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New Catalan premier admits he lacks backing to declare independence

Carles Puigdemont says Catalonia will not make unilateral break from Spain

The new Catalan regional premier, Carles Puigdemont, left puzzled looks on several faces after stating that “we are standing between post-autonomy and pre-independence” when he was voted in last Sunday.

Four days later, the separatist leader sought to clear up the meaning of his words on regional television station TV-3, where he gave his first interview since taking up the post.

Puigdemont said pro-independence forces would achieve a majority once Catalans get their own constitution

“Do we have enough strength to proclaim independence with the current parliamentary makeup? Not yet,” said the man who was mayor of Girona until last week, when his name suddenly came up as a replacement for acting premier Artur Mas at the helm of the Catalan government. His last-minute nomination narrowly averted new elections in the region following more than three months of feuding between separatist forces over who should be the next premier.

After addressing the issue that has been uppermost on many people’s minds in recent days, Puigdemont told the interviewer: “We will not make a unilateral declaration of independence. It is not on the program.”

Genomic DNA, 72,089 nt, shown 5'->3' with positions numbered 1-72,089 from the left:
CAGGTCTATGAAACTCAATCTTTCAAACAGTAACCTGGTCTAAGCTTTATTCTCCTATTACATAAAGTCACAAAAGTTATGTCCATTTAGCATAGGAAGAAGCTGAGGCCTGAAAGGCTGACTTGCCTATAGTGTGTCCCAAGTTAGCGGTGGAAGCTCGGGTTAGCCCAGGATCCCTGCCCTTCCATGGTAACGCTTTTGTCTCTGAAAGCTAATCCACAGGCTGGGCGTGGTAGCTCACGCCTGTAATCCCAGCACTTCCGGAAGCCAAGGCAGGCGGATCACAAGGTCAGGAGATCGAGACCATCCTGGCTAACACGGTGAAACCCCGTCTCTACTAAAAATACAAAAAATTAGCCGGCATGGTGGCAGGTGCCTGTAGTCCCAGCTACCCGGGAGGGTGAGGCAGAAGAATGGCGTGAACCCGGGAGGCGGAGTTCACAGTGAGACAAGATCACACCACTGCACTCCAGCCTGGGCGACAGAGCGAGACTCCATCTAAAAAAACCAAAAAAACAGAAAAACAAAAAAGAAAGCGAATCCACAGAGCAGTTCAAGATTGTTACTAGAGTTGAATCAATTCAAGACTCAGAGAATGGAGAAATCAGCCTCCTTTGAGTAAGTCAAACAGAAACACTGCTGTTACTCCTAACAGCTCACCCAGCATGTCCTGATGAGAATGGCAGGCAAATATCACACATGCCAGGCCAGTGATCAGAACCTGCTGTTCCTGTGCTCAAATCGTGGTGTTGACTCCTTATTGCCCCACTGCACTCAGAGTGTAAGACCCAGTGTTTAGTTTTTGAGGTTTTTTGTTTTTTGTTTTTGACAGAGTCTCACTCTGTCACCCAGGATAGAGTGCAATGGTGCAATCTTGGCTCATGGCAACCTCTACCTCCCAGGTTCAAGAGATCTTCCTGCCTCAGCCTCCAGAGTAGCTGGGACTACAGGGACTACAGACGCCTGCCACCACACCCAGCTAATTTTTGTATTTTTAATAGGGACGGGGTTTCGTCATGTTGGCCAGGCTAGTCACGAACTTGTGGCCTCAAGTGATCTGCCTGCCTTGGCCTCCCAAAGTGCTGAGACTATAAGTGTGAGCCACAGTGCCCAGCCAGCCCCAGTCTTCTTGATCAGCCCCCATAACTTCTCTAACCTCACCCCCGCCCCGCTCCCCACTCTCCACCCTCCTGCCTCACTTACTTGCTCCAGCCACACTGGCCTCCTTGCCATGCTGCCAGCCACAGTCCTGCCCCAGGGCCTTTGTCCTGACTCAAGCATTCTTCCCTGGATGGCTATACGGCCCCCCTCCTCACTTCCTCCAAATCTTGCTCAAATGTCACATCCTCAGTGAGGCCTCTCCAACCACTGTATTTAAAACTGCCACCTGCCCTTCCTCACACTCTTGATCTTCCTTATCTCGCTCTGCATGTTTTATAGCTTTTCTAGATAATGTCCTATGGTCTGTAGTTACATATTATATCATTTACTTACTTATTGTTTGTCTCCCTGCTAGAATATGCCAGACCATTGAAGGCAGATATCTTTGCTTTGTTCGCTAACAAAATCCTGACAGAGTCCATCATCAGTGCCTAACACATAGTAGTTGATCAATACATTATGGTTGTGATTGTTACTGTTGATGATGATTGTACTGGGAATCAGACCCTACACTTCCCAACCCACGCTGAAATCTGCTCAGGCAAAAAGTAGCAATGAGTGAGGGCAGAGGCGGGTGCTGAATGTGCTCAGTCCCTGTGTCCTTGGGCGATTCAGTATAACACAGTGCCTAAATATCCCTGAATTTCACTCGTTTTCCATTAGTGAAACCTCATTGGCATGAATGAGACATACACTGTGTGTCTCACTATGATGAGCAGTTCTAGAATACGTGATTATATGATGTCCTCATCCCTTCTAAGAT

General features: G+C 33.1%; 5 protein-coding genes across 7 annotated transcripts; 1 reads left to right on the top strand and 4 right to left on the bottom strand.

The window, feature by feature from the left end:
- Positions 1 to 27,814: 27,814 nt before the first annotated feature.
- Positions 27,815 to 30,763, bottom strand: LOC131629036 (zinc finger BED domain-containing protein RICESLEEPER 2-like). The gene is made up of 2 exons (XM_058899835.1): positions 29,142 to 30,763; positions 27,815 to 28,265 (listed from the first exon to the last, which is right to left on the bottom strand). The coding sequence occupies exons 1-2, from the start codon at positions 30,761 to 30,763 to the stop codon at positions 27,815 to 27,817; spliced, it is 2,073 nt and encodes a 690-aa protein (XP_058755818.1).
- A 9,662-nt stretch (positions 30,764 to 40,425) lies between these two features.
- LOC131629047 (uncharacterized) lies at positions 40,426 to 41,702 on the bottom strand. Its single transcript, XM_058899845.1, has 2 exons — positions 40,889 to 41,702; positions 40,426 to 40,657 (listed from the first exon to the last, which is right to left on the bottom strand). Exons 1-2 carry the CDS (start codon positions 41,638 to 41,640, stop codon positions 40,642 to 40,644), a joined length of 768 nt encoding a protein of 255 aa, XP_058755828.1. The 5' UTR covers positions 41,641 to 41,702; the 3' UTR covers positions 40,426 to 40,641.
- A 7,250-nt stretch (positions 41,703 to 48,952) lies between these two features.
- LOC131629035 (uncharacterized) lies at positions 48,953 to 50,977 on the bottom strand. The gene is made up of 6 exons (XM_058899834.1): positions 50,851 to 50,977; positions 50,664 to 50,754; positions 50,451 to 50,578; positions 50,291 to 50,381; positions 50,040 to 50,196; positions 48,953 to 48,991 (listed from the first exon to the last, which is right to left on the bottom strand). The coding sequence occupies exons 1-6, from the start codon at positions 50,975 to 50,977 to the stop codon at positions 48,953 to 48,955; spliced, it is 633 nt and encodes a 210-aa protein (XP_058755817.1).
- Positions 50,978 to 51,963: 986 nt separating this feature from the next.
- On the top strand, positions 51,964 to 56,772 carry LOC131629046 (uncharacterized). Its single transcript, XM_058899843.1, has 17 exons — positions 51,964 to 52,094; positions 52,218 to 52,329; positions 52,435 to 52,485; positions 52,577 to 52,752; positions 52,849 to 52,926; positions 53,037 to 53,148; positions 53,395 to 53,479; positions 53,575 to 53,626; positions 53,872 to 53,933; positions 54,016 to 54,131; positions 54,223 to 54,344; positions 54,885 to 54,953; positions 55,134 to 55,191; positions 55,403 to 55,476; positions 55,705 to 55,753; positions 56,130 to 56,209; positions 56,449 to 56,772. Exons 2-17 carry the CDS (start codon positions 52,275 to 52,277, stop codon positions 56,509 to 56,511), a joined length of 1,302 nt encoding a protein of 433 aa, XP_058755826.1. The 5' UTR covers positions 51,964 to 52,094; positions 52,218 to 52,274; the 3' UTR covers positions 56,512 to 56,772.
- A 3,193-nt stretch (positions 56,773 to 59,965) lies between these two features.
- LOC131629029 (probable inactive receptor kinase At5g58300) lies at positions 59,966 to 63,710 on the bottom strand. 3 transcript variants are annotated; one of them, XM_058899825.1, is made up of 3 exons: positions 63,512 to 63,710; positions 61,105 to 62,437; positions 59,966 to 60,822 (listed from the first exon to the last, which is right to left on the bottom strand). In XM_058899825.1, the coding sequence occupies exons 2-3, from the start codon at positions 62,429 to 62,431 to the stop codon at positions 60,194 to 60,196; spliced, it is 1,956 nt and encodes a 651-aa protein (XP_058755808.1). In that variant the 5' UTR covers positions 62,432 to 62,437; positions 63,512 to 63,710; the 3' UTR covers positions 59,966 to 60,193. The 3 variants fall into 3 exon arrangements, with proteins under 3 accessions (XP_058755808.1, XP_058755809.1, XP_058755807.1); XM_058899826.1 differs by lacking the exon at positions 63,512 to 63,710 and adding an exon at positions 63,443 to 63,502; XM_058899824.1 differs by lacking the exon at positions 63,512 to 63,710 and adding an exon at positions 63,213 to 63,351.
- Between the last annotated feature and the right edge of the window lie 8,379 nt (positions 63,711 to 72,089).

But he also warned that this does not mean that the Catalan executive is changing its plans to prepare Catalonia to proclaim secession 18 months from now, based on the separatist motion passed by the regional house in November.

“We have the strength and democratic legitimacy to begin this road and I won’t accept this point being contested,” he said.

This legitimacy has been contested by unionist parties in Catalonia, which note that the pro-independence Junts pel Sí coalition and Candidatura d’Unitat Popular (CUP) did not attain a majority of votes at the September 27 election, even if the voting system granted them parliamentary superiority.

Aware of this fact, the new premier said that pro-independence forces would achieve a majority once Catalans get their own constitution – and drafting one is included in the 18-month road map.

“The goal is to get a majority of the people who would have voted no at a referendum [on self-rule] to vote yes to a constitution that they can relate to much more than the Spanish one,” he said.

Puigdemont does not foresee any options for reform within Spain that would preempt the need for independence, but says he is still open to “dialogue” with Madrid over any measure involving Catalonia.

English version by Susana Urra.